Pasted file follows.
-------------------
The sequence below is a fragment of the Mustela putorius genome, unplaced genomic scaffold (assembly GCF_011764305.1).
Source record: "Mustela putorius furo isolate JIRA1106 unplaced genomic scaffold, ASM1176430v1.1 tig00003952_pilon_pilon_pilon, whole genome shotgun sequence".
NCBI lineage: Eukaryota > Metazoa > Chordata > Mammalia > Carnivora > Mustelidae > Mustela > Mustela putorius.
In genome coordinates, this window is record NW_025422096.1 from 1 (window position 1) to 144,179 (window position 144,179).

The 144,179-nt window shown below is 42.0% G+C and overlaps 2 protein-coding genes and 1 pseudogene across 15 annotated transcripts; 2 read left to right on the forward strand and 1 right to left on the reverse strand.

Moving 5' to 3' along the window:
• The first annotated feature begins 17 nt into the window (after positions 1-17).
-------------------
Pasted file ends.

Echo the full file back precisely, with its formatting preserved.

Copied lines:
The sequence below is a fragment of the Mustela putorius genome, unplaced genomic scaffold (assembly GCF_011764305.1).
Source record: "Mustela putorius furo isolate JIRA1106 unplaced genomic scaffold, ASM1176430v1.1 tig00003952_pilon_pilon_pilon, whole genome shotgun sequence".
NCBI lineage: Eukaryota > Metazoa > Chordata > Mammalia > Carnivora > Mustelidae > Mustela > Mustela putorius.
In genome coordinates, this window is record NW_025422096.1 from 1 (window position 1) to 144,179 (window position 144,179).

The 144,179-nt window shown below is 42.0% G+C and overlaps 2 protein-coding genes and 1 pseudogene across 15 annotated transcripts; 2 read left to right on the forward strand and 1 right to left on the reverse strand.

Moving 5' to 3' along the window:
• The first annotated feature begins 17 nt into the window (after positions 1-17).